Love in an instant? On a fateful day during the Summer of Love, 1967, two students shared a kiss in front of the main study hall at the University of California at Berkeley. Their names were Arthur and Elaine. They fell in love.
The love Arthur and Elaine felt was intense. The pair were consumed with desire and fascination for one another. But where does this overwhelming phenomenon of human psychology come from? And just how does it occur?
One person particularly intrigued with these conundrums was Arthur himself – or, as he would later be known, Professor Aron, a psychologist at SUNY Stony Brook. In 1997, he set out to discover whether profound intimacy – even romantic love itself – could be sparked in an instant.
Later published in his paper, Professor Aron painstakingly devised a set of 36 questions, which, through trial and error, he ordered into three very deliberate sections so as to create a pervading sense of mutual vulnerability, so gradual as to be barely noticed. He believed such opening up was key to building trust and understanding – and the foundation of love.
Aron invited pairs of heterosexual strangers into his lab. They were given ninety minutes to complete the questionnaire to explore the concept of ‘love in an instant’. Alongside the questions themselves was the sole, simple instruction: ‘Your task: get close to your partner.’
The questions themselves start out seemingly fairly trivial, but slide into ever more intimate territory over the course of the experiment. Aron found that many participants came out of the study feeling genuinely lovestruck, head over heels. One pairing married not long afterwards – with the entire lab team in attendance at the wedding.
In the words of Professor Aron himself,
One key pattern associated with the development of close relationships amongst peers is sustained, escalating, reciprocal, personal self-disclosure.
It can be extremely difficult to allow oneself to be emotionally vulnerable with someone else, whether the two of you are close or not. This experiment bypasses this entirely by directly obligating participants to reveal themselves to their partner – then reap the fruits of the endeavour.
Aron’s study has seen an exponential rise in popularity in recent years, with the questions readily available online and couples, whether strangers up for an experiment or people who have already been in a long-term relationship with one another, eagerly trying them out for size.
Perhaps the most incredible aspect of the experiment, however, is the ending. In something almost akin to the epilogue of a novel, participants are instructed to stare into one another’s eyes, without break of contact, for four minutes. For many, this prospect is scary to say the least. This is something to which we are just not accustomed, for which we are utterly unprepared.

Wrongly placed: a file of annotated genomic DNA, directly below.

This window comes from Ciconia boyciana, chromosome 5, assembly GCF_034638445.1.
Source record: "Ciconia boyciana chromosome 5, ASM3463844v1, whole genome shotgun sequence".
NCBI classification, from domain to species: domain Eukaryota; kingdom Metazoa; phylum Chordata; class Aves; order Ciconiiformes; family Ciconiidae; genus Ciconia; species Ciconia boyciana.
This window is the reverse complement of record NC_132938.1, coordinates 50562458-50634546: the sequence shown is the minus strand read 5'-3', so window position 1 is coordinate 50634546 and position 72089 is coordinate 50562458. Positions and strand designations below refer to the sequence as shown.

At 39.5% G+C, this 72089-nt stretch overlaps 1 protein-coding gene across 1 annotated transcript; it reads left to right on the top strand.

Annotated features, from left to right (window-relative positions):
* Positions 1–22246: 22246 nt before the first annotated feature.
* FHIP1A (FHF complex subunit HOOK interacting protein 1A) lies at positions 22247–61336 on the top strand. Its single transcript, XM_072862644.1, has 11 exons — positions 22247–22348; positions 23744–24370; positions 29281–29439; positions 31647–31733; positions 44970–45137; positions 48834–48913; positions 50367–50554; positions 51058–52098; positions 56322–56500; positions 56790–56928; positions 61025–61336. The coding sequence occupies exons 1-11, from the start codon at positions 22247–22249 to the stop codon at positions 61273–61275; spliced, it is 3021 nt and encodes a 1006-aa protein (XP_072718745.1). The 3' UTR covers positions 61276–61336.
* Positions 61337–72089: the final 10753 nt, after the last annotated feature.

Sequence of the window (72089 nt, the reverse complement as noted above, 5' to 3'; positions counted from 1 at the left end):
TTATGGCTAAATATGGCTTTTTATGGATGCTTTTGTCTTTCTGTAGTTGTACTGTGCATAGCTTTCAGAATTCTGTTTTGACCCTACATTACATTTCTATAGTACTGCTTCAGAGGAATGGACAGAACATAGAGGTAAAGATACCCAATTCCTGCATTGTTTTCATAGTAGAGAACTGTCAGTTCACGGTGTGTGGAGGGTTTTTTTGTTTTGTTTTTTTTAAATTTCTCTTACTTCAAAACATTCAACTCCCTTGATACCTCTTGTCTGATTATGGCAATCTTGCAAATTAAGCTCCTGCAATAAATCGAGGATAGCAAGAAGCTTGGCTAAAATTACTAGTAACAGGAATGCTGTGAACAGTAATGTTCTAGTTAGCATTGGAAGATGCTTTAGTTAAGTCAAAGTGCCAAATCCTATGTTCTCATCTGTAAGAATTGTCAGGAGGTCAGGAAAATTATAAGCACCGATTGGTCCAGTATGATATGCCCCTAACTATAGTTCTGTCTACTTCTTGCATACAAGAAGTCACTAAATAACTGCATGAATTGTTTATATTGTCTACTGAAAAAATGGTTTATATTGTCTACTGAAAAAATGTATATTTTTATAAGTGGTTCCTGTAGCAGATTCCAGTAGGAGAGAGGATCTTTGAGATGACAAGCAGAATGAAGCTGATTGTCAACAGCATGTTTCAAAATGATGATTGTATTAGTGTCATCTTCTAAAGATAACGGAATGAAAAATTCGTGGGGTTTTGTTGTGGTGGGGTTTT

How to deal with it? There may be nervous smiling, gabbled chitchat – and remembering how to breathe.
Let it go.
Immerse yourself entirely. Embrace the uniquely terrifying thrill as you gaze deep into the soul of another human being – as that person commits themselves completely to absorbing you, and only you. Behind the eyes is an all-encompassing history of memories, worries, love, laughter, pain. Bear your soul utterly.
Phew. The four minutes are up, passed both in the blink of an eye and the passing of an entire lifetime. You will feel brave for having engaged in this incredible, exhilarating endeavour – and the subsequent awe and catharsis you are bathed in might stagger you.
Aron’s study was, and remains, ground-breaking. Never in real life are we exposed to this intensive relaying of intensely personal information to a stranger, unless we’re the protagonist of a film, trapped in a lift with a twinkly-eyed old gent whose wise, pithy anecdotes give us a full-blown epiphany in the time it takes for the mechanic to arrive. The experiment teaches us that love is pliable, not set in stone. It can be both possible and simple to generate trust and intimacy, just by assessing your mutual compatibility. And how better to assess compatibility than by examining your shared dreams, hopes, fears – and values?
As a professional matchmaker, Professor Aron’s study has always resonated with me profoundly. At The Vida Consultancy, we understand the importance of common values. Our intricate compatibility-led ethos has lent itself to innumerable successful relationships. Our clients are amongst the world’s most exceptional singletons, all of them ready to settle down and share their lives with that special someone.
At Vida, we believe there is no greater force behind long-lasting, meaningful, true love than shared values. Our unique blend of psychological expertise and business savvy has made us a world leader in the field of matchmaking, winners of multiple prestigious industry awards and singlehanded creators of amazing relationships all around the world.
So what are you waiting for? Get in touch today – fall in love tomorrow.